Another forgotten gem from the mid-1970s receiving a new Blu-ray treatment is 1975’s Report to the Commissioner, a textured police procedural examining changing social mores and the generalized internal corruptions we’re used to in these scenarios, resulting in tragic circumstances thanks to the sincere ignorance of its protagonist. Yaphet Kotto, a regular supporting player in a number of Blaxploitation features from the decade, is a standout as a weary, sympathetic detective numbed by the machinations of law enforcement. It’s a greatly overlooked title of the era, featuring a variety of recognizable names in early roles as street hoods, and based on a novel by James Mills (The Panic in Needle Park, 1971), adapted for the screen by Abby Mann (Judgment at Nuremberg, 1961) and Ernest Tidyman (Shaft; The French Connection, both 1971). Though its narrative is, at times, a bit rough around the edges, this deliberately paced thriller features rich characterizations and excellent chase sequences.
Bo Lockley (Michael Moriarty) is a rookie undercover cop assigned to work with hardboiled and cynical Richard “Crunch” Blackstone (Kotto). Lockley isn’t exactly an ideal candidate, sporting a dangerous idealism making him more of a target than an asset to law enforcement. The partners become inadvertently involved with a concurrent investigation involving undercover cop Patty Butler (Susan Blakely), shot and killed in a shoot-out at the home of prime peddler Stick Henderson (Tony King), a man she had been living with as a girlfriend. There are elements of the killing certain members of the police force do not want publicized, and so Lockley faces the responsibility of his colleague’s death.
The film is the third of director Milton Katselas’ four theatrical releases, all notable titles, though rather haggardly remembered since their initial release. Katselas, who was a noted acting coach, scored his most memorable title with his 1972 directorial debut, Butterflies Are Free, an adaptation of the Leonard Gershe play, which starred Goldie Hawn and netted Eileen Heckart a Best Supporting Actress Academy Award. His subsequent titles have experienced a more obscure legacy, including the Liv Ullmann headlined 40 Carats (1973), and the cult oddity When You Comin’ Back Red Ryder? (1979), which starred disgraced evangelist Marjoe Gortner. So it’s with great pleasure to see Report to the Commissioner made available again.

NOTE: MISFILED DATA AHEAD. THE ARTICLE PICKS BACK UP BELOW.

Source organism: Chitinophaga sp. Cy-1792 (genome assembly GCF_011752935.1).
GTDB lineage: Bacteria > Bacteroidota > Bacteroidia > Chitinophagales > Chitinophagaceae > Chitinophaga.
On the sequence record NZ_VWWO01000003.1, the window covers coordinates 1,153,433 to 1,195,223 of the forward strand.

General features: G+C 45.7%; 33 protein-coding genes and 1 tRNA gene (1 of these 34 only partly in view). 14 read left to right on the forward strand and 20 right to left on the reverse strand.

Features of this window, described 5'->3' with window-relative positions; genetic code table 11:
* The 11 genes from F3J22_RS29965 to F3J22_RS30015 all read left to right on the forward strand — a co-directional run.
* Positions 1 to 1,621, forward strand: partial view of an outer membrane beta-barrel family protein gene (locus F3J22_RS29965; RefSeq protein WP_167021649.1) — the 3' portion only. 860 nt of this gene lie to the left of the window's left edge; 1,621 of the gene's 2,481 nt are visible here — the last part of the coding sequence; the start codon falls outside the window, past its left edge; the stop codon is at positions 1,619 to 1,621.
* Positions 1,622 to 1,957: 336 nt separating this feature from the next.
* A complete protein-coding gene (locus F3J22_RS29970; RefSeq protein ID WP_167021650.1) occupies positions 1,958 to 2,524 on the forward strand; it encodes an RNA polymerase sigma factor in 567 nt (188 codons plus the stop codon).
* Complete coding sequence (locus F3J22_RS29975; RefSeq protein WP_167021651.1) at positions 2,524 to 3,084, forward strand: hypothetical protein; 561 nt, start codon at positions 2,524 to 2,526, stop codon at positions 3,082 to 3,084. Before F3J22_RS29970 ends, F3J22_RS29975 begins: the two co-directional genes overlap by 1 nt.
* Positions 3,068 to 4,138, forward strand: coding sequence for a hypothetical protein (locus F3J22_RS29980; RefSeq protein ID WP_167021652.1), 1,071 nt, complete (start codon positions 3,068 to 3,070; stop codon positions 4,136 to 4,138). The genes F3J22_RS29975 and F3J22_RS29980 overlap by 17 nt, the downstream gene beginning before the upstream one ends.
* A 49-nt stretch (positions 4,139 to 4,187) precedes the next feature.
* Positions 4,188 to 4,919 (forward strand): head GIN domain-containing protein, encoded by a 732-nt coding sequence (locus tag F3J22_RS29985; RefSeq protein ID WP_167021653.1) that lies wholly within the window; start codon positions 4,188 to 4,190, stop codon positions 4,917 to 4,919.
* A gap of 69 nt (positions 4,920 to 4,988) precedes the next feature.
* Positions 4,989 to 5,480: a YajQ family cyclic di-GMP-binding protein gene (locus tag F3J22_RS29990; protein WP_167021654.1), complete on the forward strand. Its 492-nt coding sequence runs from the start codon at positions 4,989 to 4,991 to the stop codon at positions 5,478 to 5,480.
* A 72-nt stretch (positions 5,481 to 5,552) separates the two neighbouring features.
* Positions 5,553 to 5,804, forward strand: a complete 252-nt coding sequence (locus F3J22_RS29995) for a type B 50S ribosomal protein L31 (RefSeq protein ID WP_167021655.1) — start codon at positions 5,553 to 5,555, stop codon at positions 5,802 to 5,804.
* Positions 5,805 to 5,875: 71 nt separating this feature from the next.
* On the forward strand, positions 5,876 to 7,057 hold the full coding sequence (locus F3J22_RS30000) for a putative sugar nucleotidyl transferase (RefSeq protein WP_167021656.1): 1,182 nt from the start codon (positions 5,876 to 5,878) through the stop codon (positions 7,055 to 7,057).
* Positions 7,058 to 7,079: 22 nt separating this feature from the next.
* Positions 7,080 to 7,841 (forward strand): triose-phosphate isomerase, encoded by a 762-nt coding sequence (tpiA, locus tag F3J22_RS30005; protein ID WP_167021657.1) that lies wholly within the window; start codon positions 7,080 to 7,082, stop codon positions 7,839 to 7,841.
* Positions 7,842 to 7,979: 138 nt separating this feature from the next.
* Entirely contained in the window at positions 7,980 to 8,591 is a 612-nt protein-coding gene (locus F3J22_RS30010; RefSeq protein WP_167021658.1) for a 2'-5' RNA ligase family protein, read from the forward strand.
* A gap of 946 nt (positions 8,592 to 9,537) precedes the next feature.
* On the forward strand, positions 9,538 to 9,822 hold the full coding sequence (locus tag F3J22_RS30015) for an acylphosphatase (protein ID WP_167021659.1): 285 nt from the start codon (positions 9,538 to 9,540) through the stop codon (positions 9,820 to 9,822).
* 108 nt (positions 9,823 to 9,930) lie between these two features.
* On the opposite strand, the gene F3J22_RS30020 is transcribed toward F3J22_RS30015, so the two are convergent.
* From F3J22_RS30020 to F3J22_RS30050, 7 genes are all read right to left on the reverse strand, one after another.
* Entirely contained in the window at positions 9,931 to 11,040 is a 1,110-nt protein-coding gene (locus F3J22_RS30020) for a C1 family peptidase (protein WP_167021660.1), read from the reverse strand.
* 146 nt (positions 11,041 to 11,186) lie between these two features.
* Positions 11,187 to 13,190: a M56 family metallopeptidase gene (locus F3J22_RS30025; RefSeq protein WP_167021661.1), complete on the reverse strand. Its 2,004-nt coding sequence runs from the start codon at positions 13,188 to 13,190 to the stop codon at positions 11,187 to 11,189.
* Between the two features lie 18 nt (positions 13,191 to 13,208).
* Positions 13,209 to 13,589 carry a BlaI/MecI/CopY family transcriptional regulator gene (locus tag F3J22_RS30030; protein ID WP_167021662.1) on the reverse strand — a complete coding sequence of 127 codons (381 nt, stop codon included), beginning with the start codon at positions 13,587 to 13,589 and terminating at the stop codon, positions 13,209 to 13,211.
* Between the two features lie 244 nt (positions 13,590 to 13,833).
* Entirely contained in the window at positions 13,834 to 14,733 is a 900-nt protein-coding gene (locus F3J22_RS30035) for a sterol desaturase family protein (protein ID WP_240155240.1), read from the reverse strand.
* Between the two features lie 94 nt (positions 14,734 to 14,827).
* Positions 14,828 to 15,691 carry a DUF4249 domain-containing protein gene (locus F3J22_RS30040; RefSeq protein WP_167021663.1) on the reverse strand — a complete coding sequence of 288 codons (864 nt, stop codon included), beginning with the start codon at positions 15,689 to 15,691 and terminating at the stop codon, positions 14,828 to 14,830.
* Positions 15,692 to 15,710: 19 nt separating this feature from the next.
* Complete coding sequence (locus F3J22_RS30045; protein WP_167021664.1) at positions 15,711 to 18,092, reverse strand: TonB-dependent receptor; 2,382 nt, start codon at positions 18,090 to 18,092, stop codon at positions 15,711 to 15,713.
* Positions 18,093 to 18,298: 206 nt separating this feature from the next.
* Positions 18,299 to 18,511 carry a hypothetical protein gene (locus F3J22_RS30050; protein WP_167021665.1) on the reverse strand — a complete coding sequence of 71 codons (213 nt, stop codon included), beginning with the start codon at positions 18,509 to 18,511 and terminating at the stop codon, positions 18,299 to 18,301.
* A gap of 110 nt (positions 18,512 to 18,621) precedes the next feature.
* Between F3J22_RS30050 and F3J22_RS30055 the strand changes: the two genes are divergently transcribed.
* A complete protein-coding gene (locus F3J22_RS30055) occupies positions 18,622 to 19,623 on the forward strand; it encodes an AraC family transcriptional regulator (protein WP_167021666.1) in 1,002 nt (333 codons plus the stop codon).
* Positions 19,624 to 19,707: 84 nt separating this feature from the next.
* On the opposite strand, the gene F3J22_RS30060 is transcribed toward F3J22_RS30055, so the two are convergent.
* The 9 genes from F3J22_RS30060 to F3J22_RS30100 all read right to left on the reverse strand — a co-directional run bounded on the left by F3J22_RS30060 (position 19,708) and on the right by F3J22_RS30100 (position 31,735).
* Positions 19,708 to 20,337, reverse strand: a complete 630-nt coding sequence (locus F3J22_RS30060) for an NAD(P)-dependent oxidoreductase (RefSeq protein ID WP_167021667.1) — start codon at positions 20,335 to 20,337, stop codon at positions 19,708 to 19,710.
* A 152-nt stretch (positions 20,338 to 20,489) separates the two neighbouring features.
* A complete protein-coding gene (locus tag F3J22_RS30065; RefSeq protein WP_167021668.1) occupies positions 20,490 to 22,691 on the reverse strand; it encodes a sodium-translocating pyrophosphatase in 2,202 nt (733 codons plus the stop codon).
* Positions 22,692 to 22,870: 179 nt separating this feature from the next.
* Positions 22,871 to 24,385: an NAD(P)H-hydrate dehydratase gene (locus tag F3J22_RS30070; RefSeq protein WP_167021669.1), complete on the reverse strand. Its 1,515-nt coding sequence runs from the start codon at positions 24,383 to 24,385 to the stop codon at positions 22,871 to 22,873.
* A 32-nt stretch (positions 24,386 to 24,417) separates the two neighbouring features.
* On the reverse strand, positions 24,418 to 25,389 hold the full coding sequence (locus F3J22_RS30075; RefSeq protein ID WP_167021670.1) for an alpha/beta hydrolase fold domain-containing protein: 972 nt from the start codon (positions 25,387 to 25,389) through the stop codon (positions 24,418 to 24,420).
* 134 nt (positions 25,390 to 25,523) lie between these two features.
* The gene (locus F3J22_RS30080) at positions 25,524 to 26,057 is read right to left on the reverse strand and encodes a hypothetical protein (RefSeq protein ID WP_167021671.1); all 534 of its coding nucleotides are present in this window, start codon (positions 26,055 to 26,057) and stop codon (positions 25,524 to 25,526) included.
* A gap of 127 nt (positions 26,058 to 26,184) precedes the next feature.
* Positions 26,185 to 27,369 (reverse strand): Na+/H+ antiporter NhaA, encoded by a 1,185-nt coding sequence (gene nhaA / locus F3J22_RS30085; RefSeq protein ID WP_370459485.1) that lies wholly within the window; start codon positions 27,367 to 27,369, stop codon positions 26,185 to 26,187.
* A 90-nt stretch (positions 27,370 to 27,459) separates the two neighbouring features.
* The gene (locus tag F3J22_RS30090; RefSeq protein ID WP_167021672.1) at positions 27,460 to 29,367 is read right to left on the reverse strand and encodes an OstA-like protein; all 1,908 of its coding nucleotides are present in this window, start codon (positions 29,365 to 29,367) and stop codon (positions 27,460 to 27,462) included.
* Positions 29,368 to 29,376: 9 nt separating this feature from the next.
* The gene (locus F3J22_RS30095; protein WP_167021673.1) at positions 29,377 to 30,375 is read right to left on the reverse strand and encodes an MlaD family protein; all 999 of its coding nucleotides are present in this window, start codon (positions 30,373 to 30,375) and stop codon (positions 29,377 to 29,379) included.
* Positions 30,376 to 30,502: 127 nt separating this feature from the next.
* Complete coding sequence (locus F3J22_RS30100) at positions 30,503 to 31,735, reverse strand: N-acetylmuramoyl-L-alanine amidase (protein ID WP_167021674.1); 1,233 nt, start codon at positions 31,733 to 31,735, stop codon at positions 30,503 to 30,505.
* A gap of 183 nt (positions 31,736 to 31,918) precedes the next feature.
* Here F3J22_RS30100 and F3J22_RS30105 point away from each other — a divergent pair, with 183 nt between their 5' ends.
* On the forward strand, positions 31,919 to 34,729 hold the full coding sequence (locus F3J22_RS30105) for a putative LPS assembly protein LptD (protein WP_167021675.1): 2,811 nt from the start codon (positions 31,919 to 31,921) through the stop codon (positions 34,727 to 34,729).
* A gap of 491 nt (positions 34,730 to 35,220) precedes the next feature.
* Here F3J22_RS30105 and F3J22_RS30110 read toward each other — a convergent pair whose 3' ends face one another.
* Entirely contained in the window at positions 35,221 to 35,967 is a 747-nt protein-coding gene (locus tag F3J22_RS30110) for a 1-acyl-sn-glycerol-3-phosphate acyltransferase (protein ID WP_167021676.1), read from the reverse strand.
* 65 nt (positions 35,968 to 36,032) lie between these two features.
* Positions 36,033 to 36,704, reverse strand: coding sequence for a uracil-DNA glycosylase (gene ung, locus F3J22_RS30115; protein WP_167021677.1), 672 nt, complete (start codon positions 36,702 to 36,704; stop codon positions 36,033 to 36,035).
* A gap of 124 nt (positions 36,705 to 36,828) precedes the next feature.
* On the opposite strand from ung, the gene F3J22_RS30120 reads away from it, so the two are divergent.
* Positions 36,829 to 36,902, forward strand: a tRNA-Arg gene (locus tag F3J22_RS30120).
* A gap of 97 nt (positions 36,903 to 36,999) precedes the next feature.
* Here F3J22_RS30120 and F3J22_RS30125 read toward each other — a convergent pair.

Yaphet Kotto was the most seasoned cast member at the time of the film’s release, and his performance as Crunch Blackstone ranks as one of his finest. He exudes a real empathy for his wayward, naive partner, played effectively by a young Michael Moriarty, and there are harsh truths in his dialogue concerning how non-traditional recruits must handle themselves. “I had to be hardest on my own people,” he observes, “just so the guys would think I was okay.” Susan Blakely, Hector Elizondo, William Devane, and Vic Tayback round out supporting law enforcement characters, but what’s of more interest are the criminals, particularly a striking Tony King (Shaft), who steals one of the film’s best late-staged sequences while trapped in an elevator with Moriarty. Richard Gere and Bob Balaban (as a legless hoodlum, who gets a stellar chase sequence himself) also make notable impressions.
Kino Lorber presents the title in the usual format, 1.85:1 aspect ratio, but it manages to clearly capture the beauty of DoP Mario Tosi’s bustling, apathetic streets of New York. Tosi, who served as cinematographer on De Palma’s Carrie as well as a handful of stunning items now relegated to cult followings (Curtis Harrington’s The Killing Kind; Richard Rush’s The Stunt Man; Daniel Petrie’s Resurrection), is in top form here with this bit of gritty trepidation, enhanced splendidly with a score by Elmer Bernstein. Unfortunately, Kino Lorber doesn’t include any extra features.
A rough edged police thriller from the glory days of American motion pictures, Report to the Commissioner is a cynical, world-weary examination of covers-ups and cruelty, its depiction of soulless law enforcement an inescapable sign of the times.
Film Review: ★★★½/☆☆☆☆☆
Disc Review: ★★★/☆☆☆☆☆